Katlyn Gardenhire, 22, and sister Carolina, 12.

On a sunny but windy spring afternoon in April, Katlyn Gardenhire tucks her sister Carolina’s hair behind her ear and asks her, ‘Hey, can you smile for me?’ Although Carolina can’t speak or walk, Katlyn, 22, knows all the tricks to get her 12-year-old sister grinning from ear to ear.

But the wind poses a distracting challenge. Carolina grows impatient, throwing her arm up as Katlyn gently coaxes it back down onto her lap. All the while, Katlyn never loses her patience or her smile.

Carolina Gardenhire has been in an uphill battle since birth. At 10 months old, she was diagnosed with 3P Chromosome Deletion Syndrome, meaning Carolina is missing a copy of the genetic material located toward the end of chromosome 3. That means Carolina has microcephaly, delayed myelination (a nerve disorder), a sleep disorder and significant developmental delays. She also has esophagitis, gastroesophageal reflux disease and gastric motility issues. She has been tube-fed exclusively for the past three years.

“When she was first diagnosed at 10 months old, it was devastating and felt like we were mourning a death — the death of our preconceived expectations, hopes and dreams for her future,” said Carolina’s mother, Kim Gardenhire.

“All I knew was that I was going to have a disabled sister,” Katlyn said. “I remember thinking, ‘Is she going to be able to talk? Is she going to be able to walk?’”

Originally, the doctors warned Kim and her husband, C.W., that Carolina might not live past 2 years old, because so many other children with her condition had not. After the family had grieved, they began planning and researching how to give Carolina the best quality of life possible during her remaining time.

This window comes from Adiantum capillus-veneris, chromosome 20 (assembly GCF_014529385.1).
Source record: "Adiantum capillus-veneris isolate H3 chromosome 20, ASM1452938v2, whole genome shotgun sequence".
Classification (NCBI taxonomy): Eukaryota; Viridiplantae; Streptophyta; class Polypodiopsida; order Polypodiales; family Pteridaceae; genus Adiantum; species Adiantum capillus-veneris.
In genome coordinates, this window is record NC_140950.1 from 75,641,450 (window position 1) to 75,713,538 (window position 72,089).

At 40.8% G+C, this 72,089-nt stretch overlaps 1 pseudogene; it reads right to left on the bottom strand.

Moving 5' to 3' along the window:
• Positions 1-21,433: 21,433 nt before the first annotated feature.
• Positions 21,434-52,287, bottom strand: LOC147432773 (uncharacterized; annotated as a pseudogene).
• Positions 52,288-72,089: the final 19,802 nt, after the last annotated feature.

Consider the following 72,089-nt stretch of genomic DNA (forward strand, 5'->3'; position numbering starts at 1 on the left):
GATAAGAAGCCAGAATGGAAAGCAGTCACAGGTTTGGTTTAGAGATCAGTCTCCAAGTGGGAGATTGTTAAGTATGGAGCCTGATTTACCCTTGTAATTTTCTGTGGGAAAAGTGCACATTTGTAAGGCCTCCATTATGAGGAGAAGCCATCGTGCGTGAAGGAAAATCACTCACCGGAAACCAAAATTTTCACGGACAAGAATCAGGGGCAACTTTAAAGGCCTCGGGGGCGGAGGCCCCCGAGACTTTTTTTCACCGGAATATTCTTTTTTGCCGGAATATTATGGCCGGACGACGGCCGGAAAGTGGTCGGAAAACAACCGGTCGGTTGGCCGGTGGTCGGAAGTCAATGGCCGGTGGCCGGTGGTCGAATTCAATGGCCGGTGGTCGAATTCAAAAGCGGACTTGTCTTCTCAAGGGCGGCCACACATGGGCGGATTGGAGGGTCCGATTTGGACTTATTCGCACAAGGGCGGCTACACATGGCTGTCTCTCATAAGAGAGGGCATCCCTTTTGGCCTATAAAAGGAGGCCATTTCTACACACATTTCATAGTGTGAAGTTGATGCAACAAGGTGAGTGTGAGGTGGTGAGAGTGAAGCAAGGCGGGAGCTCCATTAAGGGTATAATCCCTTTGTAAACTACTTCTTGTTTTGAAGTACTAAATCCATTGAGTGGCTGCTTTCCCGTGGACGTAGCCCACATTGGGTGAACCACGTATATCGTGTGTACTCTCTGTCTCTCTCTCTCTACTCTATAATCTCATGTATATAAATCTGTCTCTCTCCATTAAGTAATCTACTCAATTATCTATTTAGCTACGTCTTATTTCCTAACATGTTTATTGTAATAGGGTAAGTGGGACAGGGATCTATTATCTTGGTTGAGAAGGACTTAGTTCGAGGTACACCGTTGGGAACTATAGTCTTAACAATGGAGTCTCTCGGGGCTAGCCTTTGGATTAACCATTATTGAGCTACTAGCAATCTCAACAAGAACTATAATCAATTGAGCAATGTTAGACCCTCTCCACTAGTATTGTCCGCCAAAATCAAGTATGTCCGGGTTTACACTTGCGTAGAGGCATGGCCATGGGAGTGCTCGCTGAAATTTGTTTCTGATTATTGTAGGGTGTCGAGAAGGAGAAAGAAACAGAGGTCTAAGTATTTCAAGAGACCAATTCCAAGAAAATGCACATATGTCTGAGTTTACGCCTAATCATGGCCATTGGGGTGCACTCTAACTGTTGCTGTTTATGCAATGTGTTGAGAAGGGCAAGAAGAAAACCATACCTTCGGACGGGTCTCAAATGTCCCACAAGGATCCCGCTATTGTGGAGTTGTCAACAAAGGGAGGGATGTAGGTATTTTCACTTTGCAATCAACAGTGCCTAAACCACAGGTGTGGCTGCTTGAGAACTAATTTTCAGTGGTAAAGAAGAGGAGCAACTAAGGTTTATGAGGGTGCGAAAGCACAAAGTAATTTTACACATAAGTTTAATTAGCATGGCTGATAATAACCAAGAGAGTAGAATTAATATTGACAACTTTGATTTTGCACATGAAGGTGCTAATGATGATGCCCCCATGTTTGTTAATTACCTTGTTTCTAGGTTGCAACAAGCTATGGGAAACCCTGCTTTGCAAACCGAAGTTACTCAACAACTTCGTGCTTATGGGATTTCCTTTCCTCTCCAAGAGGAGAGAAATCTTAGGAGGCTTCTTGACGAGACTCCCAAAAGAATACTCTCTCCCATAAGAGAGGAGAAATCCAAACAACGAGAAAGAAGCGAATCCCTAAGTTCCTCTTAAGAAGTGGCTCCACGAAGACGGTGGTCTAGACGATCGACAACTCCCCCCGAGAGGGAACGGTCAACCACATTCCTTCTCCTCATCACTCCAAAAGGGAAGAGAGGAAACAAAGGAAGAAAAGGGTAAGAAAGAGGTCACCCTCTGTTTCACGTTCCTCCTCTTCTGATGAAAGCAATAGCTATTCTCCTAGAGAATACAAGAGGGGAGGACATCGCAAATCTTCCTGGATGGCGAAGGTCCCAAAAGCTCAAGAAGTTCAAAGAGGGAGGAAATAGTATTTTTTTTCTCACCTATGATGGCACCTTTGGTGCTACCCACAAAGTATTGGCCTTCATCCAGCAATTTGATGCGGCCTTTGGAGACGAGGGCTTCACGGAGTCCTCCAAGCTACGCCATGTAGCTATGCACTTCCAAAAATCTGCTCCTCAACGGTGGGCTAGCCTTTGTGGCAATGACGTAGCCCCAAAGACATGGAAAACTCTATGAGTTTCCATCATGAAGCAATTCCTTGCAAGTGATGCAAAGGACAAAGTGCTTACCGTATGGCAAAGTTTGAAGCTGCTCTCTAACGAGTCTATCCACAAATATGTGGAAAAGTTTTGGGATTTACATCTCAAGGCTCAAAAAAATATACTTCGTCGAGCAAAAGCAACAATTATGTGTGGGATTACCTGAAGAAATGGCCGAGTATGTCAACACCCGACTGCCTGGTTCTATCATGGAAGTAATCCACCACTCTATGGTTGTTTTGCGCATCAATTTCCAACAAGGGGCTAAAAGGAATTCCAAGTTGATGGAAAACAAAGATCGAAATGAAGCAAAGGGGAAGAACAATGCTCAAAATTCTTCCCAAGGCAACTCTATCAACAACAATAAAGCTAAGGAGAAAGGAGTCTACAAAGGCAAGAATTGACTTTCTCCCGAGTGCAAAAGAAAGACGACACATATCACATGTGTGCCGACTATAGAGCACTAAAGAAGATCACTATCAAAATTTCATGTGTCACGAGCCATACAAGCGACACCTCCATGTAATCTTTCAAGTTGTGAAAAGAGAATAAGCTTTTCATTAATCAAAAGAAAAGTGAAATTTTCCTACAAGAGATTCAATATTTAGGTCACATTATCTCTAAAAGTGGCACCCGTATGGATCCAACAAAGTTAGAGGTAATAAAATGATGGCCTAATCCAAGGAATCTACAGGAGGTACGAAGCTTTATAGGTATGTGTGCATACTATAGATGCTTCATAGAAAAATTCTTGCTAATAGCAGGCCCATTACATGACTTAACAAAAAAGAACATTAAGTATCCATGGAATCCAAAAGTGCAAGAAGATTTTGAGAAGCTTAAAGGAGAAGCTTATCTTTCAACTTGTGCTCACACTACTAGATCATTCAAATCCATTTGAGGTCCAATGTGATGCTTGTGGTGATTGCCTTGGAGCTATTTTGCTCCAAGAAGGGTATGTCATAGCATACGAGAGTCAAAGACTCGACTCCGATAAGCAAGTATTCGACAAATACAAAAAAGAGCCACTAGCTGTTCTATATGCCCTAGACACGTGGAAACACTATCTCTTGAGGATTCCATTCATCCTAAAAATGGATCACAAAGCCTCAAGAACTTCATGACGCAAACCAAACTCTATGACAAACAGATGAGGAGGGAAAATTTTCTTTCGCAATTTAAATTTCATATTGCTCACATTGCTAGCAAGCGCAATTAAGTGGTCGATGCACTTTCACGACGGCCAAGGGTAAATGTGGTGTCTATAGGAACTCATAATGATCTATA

“We realize now that so many days we were balancing fragile china on sticks and a slight breeze would bring it all down,” Kim says.

Despite the odds stacked against her, Carolina is about to turn 13. Today, she is mentally functioning at the level of a 3-to-5-year-old, depending on the task and test. She has been attending the Sunshine School in Searcy since kindergarten. Soon, Carolina will get a communication board for school that will enable her to communicate via touch.

Katlyn, Kim, C.W. and Carolina Gardenhire enjoy time at the park together. Katlyn and Carolina’s brother, Garret, attends the University of Arkansas.

Finding Balance

Katlyn Gardenhire is the oldest of the Gardenhire clan. Her 18-year-old brother, Garret attends the University of Arkansas in Fayetteville studying engineering. Katlyn says she always wanted to be a news reporter for Channel 11. She accomplished that dream and is now a full-time reporter for THV11.

But her career isn’t the only thing on her plate. In the last year and a half, Katlyn became a certified caregiver, allowing her parents time off-duty and peace of mind that Carolina is left in great hands.

Katlyn’s parents both work full-time jobs in addition to caring for Carolina. Kim is a registered nurse at UAMS while C.W. works for the Arkansas Board of Education.

“I respect them so much for being able to do everything they do and still care for her,” Katlyn says. “They do everything they can to give Carolina what she can have.”

As Carolina grew up, reality set in for the family. Often, they couldn’t attend recitals or school events or even take basic family outings together. Kim and C.W. had to divide and conquer, while one stayed home to take care of Carolina. Although Katlyn and her family felt the strain of the difficult situation at times, they continued to find silver linings.

“We always try to think of it positively and just have fun,” Katlyn said. “We take life day by day. And some people with disabled kids don’t know how to take care of them. So I’m thankful that Carolina has us, too.”

“We struggled for years to try to fit in with the norm, even in our own families,” Kim says. “When we decided to create our own norm, life became easier. This life with Carolina is a blessing and a challenge. Each of us has grown more understanding, compassionate, accepting and loving. We have created a home that is now nonjudgmental and safe. We have learned to love genuinely. Carolina has a wonderful sense of humor and a beautiful laugh that can lift you up, even when you do not feel worthy.”